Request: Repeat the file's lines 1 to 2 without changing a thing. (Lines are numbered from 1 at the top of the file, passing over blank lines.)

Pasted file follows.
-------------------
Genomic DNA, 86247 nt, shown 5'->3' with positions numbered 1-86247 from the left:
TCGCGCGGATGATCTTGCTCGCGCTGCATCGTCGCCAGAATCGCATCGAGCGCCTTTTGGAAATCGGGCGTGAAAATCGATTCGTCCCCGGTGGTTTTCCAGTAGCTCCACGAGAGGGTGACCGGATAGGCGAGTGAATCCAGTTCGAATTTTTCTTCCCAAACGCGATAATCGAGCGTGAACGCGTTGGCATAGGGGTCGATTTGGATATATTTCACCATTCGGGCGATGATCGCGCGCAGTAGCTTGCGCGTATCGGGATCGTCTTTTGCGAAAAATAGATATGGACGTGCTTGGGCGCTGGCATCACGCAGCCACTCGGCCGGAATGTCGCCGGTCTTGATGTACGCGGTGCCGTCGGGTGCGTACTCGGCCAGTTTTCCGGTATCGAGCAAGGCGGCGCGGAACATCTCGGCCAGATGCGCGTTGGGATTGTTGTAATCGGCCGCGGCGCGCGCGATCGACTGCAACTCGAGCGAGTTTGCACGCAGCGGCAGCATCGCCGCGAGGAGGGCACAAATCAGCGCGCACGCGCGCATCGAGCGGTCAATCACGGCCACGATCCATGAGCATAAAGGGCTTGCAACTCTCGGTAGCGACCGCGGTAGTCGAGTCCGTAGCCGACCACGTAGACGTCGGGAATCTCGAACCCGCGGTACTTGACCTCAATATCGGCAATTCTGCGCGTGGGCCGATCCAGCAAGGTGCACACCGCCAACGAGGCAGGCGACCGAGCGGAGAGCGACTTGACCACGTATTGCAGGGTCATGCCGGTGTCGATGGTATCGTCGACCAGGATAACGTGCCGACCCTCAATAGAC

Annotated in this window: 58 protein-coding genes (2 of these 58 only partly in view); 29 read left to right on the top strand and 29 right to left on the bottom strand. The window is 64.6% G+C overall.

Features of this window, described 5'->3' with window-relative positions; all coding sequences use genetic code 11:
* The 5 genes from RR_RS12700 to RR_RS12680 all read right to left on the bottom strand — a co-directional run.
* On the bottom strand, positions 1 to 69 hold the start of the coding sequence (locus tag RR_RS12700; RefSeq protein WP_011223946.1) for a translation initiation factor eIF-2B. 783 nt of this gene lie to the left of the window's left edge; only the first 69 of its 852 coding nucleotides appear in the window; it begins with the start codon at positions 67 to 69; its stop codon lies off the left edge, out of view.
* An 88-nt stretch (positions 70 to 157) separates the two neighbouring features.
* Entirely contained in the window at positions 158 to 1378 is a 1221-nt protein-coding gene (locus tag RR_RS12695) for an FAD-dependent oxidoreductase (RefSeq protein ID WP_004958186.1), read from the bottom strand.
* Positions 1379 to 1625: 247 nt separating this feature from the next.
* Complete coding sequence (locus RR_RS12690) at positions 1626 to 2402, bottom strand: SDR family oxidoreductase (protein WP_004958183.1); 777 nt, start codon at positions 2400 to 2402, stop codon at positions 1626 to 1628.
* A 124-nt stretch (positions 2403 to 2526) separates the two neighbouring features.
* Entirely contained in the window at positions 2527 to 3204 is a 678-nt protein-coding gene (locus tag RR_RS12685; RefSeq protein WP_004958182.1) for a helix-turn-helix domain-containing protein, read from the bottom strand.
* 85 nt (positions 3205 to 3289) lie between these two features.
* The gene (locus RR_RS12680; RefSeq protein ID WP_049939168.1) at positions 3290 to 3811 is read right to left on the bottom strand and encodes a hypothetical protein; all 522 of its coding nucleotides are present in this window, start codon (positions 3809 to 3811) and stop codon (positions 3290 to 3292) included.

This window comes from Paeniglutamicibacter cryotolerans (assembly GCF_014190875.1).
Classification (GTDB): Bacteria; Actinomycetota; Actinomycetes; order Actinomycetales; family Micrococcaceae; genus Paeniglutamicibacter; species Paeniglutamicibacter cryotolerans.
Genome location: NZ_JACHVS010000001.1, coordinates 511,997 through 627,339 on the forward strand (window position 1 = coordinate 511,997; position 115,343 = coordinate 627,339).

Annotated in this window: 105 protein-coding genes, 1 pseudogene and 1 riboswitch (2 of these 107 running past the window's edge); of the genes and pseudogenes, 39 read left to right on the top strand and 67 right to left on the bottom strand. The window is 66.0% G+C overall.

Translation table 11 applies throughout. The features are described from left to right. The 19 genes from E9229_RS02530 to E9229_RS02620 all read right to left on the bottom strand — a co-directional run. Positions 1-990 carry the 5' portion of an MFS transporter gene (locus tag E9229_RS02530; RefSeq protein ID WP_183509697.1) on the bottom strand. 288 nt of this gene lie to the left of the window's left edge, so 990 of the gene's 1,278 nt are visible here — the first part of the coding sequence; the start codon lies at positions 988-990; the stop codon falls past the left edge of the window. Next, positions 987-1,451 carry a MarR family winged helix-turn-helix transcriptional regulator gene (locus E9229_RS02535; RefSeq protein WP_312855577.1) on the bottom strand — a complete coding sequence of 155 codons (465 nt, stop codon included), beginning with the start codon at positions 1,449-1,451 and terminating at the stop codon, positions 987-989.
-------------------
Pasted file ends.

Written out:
Genomic DNA, 86247 nt, shown 5'->3' with positions numbered 1-86247 from the left:
TCGCGCGGATGATCTTGCTCGCGCTGCATCGTCGCCAGAATCGCATCGAGCGCCTTTTGGAAATCGGGCGTGAAAATCGATTCGTCCCCGGTGGTTTTCCAGTAGCTCCACGAGAGGGTGACCGGATAGGCGAGTGAATCCAGTTCGAATTTTTCTTCCCAAACGCGATAATCGAGCGTGAACGCGTTGGCATAGGGGTCGATTTGGATATATTTCACCATTCGGGCGATGATCGCGCGCAGTAGCTTGCGCGTATCGGGATCGTCTTTTGCGAAAAATAGATATGGACGTGCTTGGGCGCTGGCATCACGCAGCCACTCGGCCGGAATGTCGCCGGTCTTGATGTACGCGGTGCCGTCGGGTGCGTACTCGGCCAGTTTTCCGGTATCGAGCAAGGCGGCGCGGAACATCTCGGCCAGATGCGCGTTGGGATTGTTGTAATCGGCCGCGGCGCGCGCGATCGACTGCAACTCGAGCGAGTTTGCACGCAGCGGCAGCATCGCCGCGAGGAGGGCACAAATCAGCGCGCACGCGCGCATCGAGCGGTCAATCACGGCCACGATCCATGAGCATAAAGGGCTTGCAACTCTCGGTAGCGACCGCGGTAGTCGAGTCCGTAGCCGACCACGTAGACGTCGGGAATCTCGAACCCGCGGTACTTGACCTCAATATCGGCAATTCTGCGCGTGGGCCGATCCAGCAAGGTGCACACCGCCAACGAGGCAGGCGACCGAGCGGAGAGCGACTTGACCACGTATTGCAGGGTCATGCCGGTGTCGATGGTATCGTCGACCAGGATAACGTGCCGACCCTCAATAGAC